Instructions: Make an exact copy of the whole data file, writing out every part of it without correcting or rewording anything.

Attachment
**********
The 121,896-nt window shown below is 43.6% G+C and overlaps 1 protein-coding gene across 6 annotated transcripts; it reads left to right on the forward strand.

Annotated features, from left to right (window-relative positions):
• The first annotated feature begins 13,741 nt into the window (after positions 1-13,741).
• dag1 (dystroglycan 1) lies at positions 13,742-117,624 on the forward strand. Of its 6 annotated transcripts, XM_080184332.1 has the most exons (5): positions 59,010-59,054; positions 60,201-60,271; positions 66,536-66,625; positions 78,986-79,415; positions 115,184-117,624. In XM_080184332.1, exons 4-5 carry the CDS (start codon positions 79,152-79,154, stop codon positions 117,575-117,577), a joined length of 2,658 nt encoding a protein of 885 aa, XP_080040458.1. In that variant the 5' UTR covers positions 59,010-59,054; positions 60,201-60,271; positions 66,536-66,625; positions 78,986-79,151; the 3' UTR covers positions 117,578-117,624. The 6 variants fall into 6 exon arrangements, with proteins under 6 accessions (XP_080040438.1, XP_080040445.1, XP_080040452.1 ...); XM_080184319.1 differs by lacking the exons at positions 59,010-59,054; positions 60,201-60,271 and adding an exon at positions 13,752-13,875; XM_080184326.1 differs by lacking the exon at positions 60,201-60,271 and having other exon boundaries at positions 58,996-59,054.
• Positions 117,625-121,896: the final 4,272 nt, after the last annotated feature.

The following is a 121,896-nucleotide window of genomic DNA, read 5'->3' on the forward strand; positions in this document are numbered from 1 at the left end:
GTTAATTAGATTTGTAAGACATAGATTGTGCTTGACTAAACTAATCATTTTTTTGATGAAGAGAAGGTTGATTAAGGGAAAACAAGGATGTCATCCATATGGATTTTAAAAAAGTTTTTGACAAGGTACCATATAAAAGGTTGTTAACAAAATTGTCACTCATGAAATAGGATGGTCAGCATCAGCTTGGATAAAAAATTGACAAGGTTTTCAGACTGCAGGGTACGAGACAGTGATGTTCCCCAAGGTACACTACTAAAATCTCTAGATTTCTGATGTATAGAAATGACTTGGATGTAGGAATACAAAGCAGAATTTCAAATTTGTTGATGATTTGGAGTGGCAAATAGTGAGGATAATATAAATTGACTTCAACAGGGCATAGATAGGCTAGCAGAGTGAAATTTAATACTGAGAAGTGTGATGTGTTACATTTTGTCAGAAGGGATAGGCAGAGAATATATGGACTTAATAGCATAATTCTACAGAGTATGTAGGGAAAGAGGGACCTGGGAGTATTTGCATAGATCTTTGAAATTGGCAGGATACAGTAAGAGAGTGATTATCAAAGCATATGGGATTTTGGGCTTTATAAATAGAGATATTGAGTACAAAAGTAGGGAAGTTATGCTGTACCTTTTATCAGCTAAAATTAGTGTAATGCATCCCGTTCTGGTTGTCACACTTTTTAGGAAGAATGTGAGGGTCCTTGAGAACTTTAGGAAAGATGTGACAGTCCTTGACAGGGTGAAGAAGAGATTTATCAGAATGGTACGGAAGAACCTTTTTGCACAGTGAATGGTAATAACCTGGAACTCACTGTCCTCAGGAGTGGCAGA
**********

The 121,896-nt window shown below is 43.6% G+C and overlaps 1 protein-coding gene across 6 annotated transcripts; it reads left to right on the forward strand.

Annotated features, from left to right (window-relative positions):
• The first annotated feature begins 13,741 nt into the window (after positions 1-13,741).
• dag1 (dystroglycan 1) lies at positions 13,742-117,624 on the forward strand. Of its 6 annotated transcripts, XM_080184332.1 has the most exons (5): positions 59,010-59,054; positions 60,201-60,271; positions 66,536-66,625; positions 78,986-79,415; positions 115,184-117,624. In XM_080184332.1, exons 4-5 carry the CDS (start codon positions 79,152-79,154, stop codon positions 117,575-117,577), a joined length of 2,658 nt encoding a protein of 885 aa, XP_080040458.1. In that variant the 5' UTR covers positions 59,010-59,054; positions 60,201-60,271; positions 66,536-66,625; positions 78,986-79,151; the 3' UTR covers positions 117,578-117,624. The 6 variants fall into 6 exon arrangements, with proteins under 6 accessions (XP_080040438.1, XP_080040445.1, XP_080040452.1 ...); XM_080184319.1 differs by lacking the exons at positions 59,010-59,054; positions 60,201-60,271 and adding an exon at positions 13,752-13,875; XM_080184326.1 differs by lacking the exon at positions 60,201-60,271 and having other exon boundaries at positions 58,996-59,054.
• Positions 117,625-121,896: the final 4,272 nt, after the last annotated feature.

The following is a 121,896-nucleotide window of genomic DNA, read 5'->3' on the forward strand; positions in this document are numbered from 1 at the left end:
GTTAATTAGATTTGTAAGACATAGATTGTGCTTGACTAAACTAATCATTTTTTTGATGAAGAGAAGGTTGATTAAGGGAAAACAAGGATGTCATCCATATGGATTTTAAAAAAGTTTTTGACAAGGTACCATATAAAAGGTTGTTAACAAAATTGTCACTCATGAAATAGGATGGTCAGCATCAGCTTGGATAAAAAATTGACAAGGTTTTCAGACTGCAGGGTACGAGACAGTGATGTTCCCCAAGGTACACTACTAAAATCTCTAGATTTCTGATGTATAGAAATGACTTGGATGTAGGAATACAAAGCAGAATTTCAAATTTGTTGATGATTTGGAGTGGCAAATAGTGAGGATAATATAAATTGACTTCAACAGGGCATAGATAGGCTAGCAGAGTGAAATTTAATACTGAGAAGTGTGATGTGTTACATTTTGTCAGAAGGGATAGGCAGAGAATATATGGACTTAATAGCATAATTCTACAGAGTATGTAGGGAAAGAGGGACCTGGGAGTATTTGCATAGATCTTTGAAATTGGCAGGATACAGTAAGAGAGTGATTATCAAAGCATATGGGATTTTGGGCTTTATAAATAGAGATATTGAGTACAAAAGTAGGGAAGTTATGCTGTACCTTTTATCAGCTAAAATTAGTGTAATGCATCCCGTTCTGGTTGTCACACTTTTTAGGAAGAATGTGAGGGTCCTTGAGAACTTTAGGAAAGATGTGACAGTCCTTGACAGGGTGAAGAAGAGATTTATCAGAATGGTACGGAAGAACCTTTTTGCACAGTGAATGGTAATAACCTGGAACTCACTGTCCTCAGGAGTGGCAGA